Footnotes contain the same information as the bibliographic citation, but with slight differences. Note that the authors are in normal order, not inverted. The author is followed by a comma and the publication information is now in parentheses. In the footnote you will give the page number of the quote or information you have used.
In Microsoft Word, select References / Insert Footnote to create automatically placed and numbered footnotes. Select the default values: they specify that footnotes will be at the bottom of the page and numbered 1, 2, 3 etc. Footnotes are created by the automatic program in 10-pt. type. If you copy and paste them from a list, you must change them to 10-pt. type.
The first footnote contains the full citation. Subsequent footnotes from the same item can be shortened to the author or author and title.
Use the same rules for footnotes for online sources. Use a shortened form for the second footnote. Include the name of the database, the date you viewed it, and the URL.
These examples are for commonly found types of materials. If your material does not fit with any of these examples, look at the MLA Handbook for Writers of Research Papers. There are copies at the Reference Desk and in the circulating collection. There are online guides to help you with citations at http://libraryweb.utep.edu/db/citing.cfm.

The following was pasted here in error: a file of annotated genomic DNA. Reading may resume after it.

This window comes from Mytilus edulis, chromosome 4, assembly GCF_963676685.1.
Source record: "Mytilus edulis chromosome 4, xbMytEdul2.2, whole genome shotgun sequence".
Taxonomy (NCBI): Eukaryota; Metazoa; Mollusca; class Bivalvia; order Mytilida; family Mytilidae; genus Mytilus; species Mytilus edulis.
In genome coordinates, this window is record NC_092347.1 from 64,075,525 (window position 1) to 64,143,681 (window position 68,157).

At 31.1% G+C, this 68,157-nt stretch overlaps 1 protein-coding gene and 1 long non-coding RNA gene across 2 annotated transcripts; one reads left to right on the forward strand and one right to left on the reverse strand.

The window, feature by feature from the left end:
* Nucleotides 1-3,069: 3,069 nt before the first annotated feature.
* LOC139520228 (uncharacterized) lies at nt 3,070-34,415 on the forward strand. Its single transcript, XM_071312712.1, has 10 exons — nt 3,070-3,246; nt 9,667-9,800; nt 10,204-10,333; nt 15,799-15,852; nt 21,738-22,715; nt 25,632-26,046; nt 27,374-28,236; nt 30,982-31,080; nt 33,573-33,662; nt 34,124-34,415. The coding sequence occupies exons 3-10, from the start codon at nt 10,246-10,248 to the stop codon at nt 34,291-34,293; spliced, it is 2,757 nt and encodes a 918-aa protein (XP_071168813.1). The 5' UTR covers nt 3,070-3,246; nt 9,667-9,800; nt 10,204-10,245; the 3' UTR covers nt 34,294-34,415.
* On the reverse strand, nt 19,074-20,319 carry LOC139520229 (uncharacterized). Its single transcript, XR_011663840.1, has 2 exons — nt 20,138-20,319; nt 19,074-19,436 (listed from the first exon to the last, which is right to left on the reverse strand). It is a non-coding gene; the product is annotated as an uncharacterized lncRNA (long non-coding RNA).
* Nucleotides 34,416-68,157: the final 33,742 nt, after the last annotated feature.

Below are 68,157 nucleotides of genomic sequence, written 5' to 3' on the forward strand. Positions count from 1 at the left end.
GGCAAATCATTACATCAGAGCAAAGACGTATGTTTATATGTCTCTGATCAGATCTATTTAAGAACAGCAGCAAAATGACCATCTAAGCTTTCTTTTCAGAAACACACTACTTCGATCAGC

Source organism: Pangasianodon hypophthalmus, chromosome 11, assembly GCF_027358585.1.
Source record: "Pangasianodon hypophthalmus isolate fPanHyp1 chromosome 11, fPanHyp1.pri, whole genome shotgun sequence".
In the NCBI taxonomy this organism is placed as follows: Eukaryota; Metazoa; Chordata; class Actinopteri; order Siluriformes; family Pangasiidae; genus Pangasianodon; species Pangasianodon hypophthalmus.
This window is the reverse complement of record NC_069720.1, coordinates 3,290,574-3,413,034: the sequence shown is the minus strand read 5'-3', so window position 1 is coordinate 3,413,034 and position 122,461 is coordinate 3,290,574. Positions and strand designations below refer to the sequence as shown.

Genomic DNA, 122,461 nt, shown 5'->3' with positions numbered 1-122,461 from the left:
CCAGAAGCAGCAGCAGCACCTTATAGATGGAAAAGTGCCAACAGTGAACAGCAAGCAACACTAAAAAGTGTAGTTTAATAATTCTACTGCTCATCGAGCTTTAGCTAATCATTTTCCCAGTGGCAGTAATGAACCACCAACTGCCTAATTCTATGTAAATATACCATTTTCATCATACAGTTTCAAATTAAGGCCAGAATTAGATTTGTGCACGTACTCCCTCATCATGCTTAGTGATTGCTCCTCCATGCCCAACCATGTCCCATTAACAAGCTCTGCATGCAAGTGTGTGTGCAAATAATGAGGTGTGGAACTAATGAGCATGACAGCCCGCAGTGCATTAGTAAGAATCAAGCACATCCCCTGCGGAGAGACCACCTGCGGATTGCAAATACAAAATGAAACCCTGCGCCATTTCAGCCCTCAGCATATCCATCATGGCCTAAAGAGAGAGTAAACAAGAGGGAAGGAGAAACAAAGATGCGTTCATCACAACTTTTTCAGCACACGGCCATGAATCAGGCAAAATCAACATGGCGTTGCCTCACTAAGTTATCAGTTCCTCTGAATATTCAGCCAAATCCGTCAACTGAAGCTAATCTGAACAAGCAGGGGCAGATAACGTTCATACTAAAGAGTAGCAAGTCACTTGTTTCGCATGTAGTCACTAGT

Discovering the Music of Africa. DVD. Directed by Bernard Wilets. (Huntsville, Tex.: Educational Video Network, 2004).
 David M. Guion. The Trombone: Its History and Music, 1697-1811. (New York: Gordon and Breach, 1988): 25.
 National Early Music Association Conference. “From Renaissance to Baroque: Change in Instruments and Instrumental Music in the Seventeenth Century.” (Aldershot, England: Ashgate,2005) 65.
 Guion, The Trombone, 76.
 “From Renaissance to Baroque,” 92.